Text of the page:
Avoid Common Interview Mistakes
Your professional CV and attention-grabbing cover letter are landing you interviews with your target companies, yet somehow you are never able to make it past the interview stage. Make sure you are not suffering from the following career-blowing deficiencies.
Lack of Professionalism
You will not get a second chance to make a first impression so it is imperative that the way you look and act in the interview are in keeping with the professional context and not working against you.
- Arrive at the interview on time. Nothing shows as much disrespect to the employer as arriving late and having no good reason for it. Aim to give yourself plenty of lead time; those precious minutes you spend waiting for the employer when you arrive early can be used to assimilate the new surroundings, read any company literature in the waiting area and get yourself in the right mood and frame of mind.
- Arrive at the interview alone. This is not the time to bring along your children, spouse, domestic help or parents and it is surprising how many candidates bring along an uninvited significant other for moral support or other unjustifiable reasons.
- Arrive properly dressed, perfectly groomed and with a professional smile and firm handshake that indicates you are happy to be there, happy to make the interviewer's acquaintance and mean business. There is plenty of literature available on dressing for the workplace so make sure you do not miss the mark. Dress conservatively and sensibly in a business suit that is not too tight or revealing and is appropriate for the industry you are interviewing for. Busy accessories, busy or revealing attire, attire that is too casual, or unclean, sloppy careless attire, excessive or inappropriate make-up will all send out the wrong message.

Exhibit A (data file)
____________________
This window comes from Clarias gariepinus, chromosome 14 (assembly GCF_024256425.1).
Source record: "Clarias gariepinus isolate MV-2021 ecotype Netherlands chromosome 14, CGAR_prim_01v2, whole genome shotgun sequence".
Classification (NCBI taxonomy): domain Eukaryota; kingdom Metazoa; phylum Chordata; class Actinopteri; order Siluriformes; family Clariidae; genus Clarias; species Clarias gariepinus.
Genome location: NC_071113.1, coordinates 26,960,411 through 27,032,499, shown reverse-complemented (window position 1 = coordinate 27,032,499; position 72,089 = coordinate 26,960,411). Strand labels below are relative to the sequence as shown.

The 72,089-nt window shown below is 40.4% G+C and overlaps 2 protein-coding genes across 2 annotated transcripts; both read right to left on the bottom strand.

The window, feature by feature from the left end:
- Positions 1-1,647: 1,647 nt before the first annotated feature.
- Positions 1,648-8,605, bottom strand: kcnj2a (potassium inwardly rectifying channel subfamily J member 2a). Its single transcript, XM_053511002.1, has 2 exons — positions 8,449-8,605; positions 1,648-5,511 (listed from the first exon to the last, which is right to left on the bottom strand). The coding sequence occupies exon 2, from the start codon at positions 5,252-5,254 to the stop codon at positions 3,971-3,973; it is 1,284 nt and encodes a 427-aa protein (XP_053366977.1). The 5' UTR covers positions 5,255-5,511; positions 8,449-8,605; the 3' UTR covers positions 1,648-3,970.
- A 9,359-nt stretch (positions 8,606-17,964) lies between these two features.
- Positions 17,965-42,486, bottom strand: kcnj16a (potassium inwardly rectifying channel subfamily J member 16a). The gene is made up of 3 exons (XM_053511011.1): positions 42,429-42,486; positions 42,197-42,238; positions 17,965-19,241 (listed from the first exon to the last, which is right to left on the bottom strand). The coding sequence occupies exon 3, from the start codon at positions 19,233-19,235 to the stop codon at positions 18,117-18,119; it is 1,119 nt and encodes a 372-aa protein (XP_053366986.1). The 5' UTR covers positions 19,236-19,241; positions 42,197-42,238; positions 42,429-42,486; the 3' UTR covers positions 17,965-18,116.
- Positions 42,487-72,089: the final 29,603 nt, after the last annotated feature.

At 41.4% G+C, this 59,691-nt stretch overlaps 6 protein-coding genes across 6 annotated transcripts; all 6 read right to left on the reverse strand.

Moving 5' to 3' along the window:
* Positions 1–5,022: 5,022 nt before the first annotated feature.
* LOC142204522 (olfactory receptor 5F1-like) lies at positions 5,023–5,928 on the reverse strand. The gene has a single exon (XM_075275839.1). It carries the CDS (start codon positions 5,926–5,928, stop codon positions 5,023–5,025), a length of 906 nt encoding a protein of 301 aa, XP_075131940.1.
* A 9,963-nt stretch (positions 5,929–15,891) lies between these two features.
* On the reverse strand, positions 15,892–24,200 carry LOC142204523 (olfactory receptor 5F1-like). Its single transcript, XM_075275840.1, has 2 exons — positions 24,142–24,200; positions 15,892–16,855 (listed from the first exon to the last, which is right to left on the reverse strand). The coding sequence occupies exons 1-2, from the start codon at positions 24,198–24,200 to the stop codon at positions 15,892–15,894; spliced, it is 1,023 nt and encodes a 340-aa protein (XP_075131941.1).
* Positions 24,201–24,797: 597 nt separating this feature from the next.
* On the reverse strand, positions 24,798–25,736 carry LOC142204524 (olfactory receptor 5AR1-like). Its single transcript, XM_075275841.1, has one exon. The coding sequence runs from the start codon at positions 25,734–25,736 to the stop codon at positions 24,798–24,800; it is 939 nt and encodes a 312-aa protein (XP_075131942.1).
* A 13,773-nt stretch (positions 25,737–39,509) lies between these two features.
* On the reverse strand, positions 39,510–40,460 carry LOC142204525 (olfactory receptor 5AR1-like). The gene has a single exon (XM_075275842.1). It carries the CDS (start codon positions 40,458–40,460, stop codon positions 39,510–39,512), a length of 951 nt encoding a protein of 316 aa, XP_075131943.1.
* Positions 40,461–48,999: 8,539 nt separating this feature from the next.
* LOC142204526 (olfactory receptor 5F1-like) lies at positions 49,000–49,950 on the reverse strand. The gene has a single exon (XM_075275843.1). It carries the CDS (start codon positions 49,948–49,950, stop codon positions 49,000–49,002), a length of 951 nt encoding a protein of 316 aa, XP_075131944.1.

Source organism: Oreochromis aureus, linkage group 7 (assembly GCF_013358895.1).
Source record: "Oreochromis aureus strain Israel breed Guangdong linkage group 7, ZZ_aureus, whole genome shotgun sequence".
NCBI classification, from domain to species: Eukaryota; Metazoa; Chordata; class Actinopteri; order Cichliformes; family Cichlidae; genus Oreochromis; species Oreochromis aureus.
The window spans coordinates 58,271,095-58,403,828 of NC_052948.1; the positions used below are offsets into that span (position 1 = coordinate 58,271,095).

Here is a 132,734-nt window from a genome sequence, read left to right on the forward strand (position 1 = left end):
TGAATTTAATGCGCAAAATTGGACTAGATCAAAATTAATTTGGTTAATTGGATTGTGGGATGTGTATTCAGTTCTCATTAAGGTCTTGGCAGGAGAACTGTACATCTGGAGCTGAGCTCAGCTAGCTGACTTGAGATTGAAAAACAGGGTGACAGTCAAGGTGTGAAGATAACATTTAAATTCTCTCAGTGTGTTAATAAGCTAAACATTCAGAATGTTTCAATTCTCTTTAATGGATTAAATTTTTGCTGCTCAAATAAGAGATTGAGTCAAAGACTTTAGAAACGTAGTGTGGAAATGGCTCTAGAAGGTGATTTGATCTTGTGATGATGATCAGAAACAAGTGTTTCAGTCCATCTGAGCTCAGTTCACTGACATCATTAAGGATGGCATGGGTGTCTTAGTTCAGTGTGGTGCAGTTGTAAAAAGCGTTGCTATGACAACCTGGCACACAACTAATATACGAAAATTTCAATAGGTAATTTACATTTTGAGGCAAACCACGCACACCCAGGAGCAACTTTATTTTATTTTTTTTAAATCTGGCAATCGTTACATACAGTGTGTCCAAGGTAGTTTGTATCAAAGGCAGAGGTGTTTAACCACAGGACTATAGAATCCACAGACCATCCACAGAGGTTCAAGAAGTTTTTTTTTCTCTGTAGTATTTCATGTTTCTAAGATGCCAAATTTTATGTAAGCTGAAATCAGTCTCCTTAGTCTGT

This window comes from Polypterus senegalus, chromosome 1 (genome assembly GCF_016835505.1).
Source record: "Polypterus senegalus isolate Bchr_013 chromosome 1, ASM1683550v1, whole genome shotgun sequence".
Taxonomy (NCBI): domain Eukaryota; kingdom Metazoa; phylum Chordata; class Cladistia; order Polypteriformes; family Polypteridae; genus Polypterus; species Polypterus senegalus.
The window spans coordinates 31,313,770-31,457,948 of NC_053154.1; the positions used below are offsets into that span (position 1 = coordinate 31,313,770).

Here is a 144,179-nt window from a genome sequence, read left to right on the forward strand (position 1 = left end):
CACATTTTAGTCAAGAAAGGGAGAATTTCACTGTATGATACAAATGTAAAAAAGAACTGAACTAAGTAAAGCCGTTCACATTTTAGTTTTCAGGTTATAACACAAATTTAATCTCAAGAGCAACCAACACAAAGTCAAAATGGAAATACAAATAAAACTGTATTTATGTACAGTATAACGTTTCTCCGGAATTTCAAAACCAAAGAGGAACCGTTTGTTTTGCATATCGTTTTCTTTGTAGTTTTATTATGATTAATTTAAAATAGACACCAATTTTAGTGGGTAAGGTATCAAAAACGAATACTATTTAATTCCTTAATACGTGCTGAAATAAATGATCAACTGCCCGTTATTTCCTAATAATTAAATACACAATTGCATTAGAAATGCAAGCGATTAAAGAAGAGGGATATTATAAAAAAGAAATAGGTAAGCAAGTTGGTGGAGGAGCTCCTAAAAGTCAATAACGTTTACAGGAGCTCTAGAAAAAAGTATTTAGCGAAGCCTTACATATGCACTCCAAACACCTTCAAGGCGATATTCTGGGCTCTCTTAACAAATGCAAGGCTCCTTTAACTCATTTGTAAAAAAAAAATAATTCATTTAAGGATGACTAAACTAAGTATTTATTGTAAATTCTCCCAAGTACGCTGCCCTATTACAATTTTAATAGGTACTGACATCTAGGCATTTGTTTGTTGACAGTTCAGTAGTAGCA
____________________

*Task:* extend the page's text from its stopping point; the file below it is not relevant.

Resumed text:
- Bring extra copies of your CV in mint condition, and if relevant, your portfolio.
- Be courteous. Listen to the interviewer attentively, smile politely and do not interrupt. Tailor your answers to the precise questions to show you are in fact listening and understanding all that is being said.
- Watch your body language. Sit upright in the chair, maintain comfortable eye contact, smile and nod politely without staring the interviewer down or using aggressive, domineering, passive, bored, overly familiar or overly confident body language. Your voice, hand gestures and eye contact are all sending out signals to the interviewer; make sure you are aware of the impression you are making and that it is a professional and appropriate one. You need to come across as energetic, interested, confident, courteous, and happy to be there.
Lack of Preparation
If you are properly prepared, your answers and how you deliver them should be well rehearsed and very few if any questions should come as a surprise.